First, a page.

In July 2016 ASIC (the Australian Securities and Investments Commission) published a report of the key findings of its review into the due diligence practices undertaken by issuers as part of their initial public offerings, and ASIC’s findings make for particularly interesting reading.
‘Due diligence’ is the name given to the process undertaken to identify and confirm the material information in respect of an issuer that is required to be disclosed in the offer documents prepared in connection with an IPO. While the process itself is not statutorily mandated, the requirement to disclose all material information is; and undertaking an efficient and effective due diligence exercise can provide the issuer and those involved in the preparation of the offer documents with a defence from the civil liability provisions under the Financial Markets Conduct Act should the disclosure in those documents be found to be defective.
ASIC’s report, a full copy of which can be found here, is the product of a review of the due diligence processes of 12 IPOs undertaken over the November 2014 to January 2016 period. While the report describes the context in which due diligence is undertaken in the Australian market, we believe the findings and recommendations are equally relevant to the New Zealand marketplace. Among ASIC’s findings and recommendations, the following stood out to us:
- The importance of adopting a ‘substance over form’ approach. ASIC found that a number of issuers adopted a checklist, ‘box ticking’, approach to due diligence, rather than focusing on actual investigation of issues. In our view, this is reflective of a common pitfall of IPO due diligence processes, where responsibility for the investigations is often delegated to advisers without effective and ongoing oversight of the process by directors. In our experience, the most effective and efficient due diligence processes are those undertaken as a collaborative exercise between the company and its advisers, with each party bringing their particular knowledge and experience to bear on the process. This is often best achieved by commencing the process with interviews of the senior management of the issuer, in which all members of the due diligence committee take part (other than perhaps other members of management, who may discourage interviewees from speaking freely). These interviews are particularly useful in identifying and separating out those key areas of the business that drive value or pose risk (and therefore warrant further investigation), from those areas which are likely to be immaterial to investors (and therefore warrant little to no further investigation). The due diligence committee can then determine the appropriate scope and level of due diligence, and direct advisers to undertake investigations accordingly. Those advisers should then report back to the full committee as their investigations progress, to test the materiality and adequacy of their findings and receive further instructions as appropriate. This minimises the likelihood of unnecessary investigations and delays, as well as the related cost.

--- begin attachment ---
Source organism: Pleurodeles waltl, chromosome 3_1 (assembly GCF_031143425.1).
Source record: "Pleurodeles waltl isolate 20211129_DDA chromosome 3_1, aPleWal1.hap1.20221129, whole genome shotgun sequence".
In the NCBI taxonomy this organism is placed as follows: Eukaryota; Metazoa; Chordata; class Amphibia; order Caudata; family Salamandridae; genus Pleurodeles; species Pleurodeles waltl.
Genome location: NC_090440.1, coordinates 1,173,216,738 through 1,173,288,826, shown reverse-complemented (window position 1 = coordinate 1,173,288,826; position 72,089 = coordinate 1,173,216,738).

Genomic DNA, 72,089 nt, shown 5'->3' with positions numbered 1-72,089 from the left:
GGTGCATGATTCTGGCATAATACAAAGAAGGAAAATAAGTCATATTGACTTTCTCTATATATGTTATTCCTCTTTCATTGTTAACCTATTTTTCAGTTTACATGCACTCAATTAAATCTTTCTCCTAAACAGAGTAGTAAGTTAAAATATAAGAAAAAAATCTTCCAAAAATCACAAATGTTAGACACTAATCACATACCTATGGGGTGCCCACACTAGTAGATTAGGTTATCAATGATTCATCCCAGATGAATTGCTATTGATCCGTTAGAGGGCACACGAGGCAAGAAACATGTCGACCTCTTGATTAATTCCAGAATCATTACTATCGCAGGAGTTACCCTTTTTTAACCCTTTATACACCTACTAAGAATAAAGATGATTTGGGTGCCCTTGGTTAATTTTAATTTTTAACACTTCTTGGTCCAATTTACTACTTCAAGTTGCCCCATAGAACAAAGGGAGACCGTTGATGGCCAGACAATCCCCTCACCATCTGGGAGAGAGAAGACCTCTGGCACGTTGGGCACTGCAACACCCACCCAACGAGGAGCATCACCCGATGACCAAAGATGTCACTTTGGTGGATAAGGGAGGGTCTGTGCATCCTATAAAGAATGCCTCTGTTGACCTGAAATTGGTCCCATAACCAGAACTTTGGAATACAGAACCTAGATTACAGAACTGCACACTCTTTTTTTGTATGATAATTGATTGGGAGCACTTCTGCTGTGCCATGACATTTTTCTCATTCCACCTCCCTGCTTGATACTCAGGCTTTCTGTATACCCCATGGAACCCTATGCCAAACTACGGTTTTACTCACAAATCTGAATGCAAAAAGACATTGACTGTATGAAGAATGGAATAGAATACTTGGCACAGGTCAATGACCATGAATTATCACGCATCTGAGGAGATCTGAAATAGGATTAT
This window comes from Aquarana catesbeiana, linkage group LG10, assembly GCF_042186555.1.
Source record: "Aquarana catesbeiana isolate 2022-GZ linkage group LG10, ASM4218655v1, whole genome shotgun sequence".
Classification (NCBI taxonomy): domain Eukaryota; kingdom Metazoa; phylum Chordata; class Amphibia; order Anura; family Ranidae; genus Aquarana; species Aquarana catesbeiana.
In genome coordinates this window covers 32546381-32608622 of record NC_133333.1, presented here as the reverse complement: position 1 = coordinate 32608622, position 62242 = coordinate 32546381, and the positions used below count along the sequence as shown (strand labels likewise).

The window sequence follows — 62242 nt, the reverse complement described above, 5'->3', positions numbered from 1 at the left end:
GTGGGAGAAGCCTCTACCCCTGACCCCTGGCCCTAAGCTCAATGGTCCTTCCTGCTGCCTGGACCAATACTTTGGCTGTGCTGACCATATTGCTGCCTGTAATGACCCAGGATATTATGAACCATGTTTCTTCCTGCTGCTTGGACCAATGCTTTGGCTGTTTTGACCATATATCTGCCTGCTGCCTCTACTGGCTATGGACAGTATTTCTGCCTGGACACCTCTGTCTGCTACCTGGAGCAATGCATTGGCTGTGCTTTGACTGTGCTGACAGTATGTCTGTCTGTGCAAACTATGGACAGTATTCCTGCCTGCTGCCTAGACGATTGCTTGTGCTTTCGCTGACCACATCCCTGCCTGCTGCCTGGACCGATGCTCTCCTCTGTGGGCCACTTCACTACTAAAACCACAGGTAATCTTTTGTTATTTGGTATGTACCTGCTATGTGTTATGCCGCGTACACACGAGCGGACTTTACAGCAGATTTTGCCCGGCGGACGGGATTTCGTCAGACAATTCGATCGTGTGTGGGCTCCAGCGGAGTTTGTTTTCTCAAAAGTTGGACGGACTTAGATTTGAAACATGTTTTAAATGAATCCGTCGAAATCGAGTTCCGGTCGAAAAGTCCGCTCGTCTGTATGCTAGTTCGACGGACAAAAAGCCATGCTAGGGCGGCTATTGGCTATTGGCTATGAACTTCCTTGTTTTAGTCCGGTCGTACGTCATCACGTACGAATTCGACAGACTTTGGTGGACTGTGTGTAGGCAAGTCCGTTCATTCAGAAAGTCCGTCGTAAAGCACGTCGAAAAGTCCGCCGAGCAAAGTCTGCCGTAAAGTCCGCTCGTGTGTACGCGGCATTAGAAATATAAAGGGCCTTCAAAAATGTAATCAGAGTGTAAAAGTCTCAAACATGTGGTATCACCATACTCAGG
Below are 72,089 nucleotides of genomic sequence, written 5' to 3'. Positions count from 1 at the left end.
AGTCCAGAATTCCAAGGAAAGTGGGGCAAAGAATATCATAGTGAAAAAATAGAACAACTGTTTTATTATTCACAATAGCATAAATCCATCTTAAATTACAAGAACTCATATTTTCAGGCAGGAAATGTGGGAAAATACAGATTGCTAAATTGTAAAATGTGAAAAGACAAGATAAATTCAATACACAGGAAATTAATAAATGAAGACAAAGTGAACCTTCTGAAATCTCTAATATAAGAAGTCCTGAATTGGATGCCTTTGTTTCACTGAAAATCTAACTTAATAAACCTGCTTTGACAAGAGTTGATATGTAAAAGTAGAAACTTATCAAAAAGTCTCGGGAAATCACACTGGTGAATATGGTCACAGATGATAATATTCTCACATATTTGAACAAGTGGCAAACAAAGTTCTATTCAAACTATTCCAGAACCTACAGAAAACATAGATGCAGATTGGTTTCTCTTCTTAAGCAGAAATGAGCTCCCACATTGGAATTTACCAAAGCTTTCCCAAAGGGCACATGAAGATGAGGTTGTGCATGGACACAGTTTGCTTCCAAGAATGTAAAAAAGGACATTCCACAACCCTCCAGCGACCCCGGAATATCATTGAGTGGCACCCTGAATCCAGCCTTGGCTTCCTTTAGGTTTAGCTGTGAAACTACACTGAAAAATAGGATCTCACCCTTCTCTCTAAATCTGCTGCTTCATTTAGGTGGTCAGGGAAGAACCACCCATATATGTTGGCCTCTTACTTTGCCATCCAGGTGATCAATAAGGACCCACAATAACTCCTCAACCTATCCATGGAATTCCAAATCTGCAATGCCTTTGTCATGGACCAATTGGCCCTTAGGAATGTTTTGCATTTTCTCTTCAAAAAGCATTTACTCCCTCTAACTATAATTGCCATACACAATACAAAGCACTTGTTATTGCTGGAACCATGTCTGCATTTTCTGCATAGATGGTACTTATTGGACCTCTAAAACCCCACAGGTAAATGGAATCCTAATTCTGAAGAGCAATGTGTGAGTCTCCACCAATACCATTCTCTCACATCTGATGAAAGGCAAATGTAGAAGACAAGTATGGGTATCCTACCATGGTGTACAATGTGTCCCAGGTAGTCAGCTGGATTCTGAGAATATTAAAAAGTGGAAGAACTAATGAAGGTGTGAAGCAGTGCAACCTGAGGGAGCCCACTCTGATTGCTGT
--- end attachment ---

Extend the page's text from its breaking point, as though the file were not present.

- Director involvement in the due diligence process. In its review, ASIC observed a number of instances where certain directors had little involvement in the preparation of offer documents before signing off on them. Given that directors are liable at law for any defective disclosure in the offer documents, it is imperative that they engage in the due diligence process and satisfy themselves that a robust and sufficient due diligence process has been undertaken. As ASIC notes, this includes (among other things) making sure that all potential ‘red flag’ issues identified in the due diligence process are followed up and appropriately resolved, as well as directors applying their own skills, knowledge and experience to assess the completeness and accuracy of the statements in the offer documents. In our experience, directors will often provide a unique perspective on the prospects of, and risks facing, an issuer, and accordingly we encourage their early and active participation in the due diligence process.
Undertaking an initial public offering is one of the important and defining steps in a company’s life. Critical to the success of any IPO is getting the disclosure in the offering documentation right, and that in turn relies on running an efficient and effective due diligence process. The length and complexity of the due diligence process will depend on the issuer’s business, but as ASIC notes in its report, engaging appropriate professional and expert advisers can help ensure that the process is as efficient and cost effective as possible. Harmos Horton Lusk is uniquely positioned to assist New Zealand companies that are considering an IPO, having recently advised one of the first initial public offerings to take place under the new Financial Markets Conduct Act regulated offer regime. For more information, contact Tim Mitchelson.